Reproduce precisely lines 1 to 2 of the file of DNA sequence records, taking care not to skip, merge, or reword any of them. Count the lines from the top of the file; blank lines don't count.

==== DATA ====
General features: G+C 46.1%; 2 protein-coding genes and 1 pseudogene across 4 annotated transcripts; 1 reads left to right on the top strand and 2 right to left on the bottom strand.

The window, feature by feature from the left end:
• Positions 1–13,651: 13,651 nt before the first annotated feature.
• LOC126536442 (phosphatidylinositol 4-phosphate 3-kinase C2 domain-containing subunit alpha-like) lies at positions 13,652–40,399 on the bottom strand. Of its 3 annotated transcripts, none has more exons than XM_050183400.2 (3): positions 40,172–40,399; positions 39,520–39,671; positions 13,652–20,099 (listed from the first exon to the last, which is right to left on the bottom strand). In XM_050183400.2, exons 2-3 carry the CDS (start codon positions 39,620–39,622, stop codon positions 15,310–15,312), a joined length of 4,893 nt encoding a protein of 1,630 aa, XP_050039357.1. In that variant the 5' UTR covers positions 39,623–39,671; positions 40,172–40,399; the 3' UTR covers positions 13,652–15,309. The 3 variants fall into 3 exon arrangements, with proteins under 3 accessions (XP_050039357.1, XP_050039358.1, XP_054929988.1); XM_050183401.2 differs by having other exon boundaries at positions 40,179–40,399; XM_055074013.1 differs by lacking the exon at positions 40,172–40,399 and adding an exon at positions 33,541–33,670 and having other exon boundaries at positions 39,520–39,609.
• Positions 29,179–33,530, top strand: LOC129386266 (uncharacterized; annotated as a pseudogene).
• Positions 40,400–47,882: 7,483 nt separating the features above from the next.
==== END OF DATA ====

General features: G+C 46.1%; 2 protein-coding genes and 1 pseudogene across 4 annotated transcripts; 1 reads left to right on the top strand and 2 right to left on the bottom strand.

The window, feature by feature from the left end: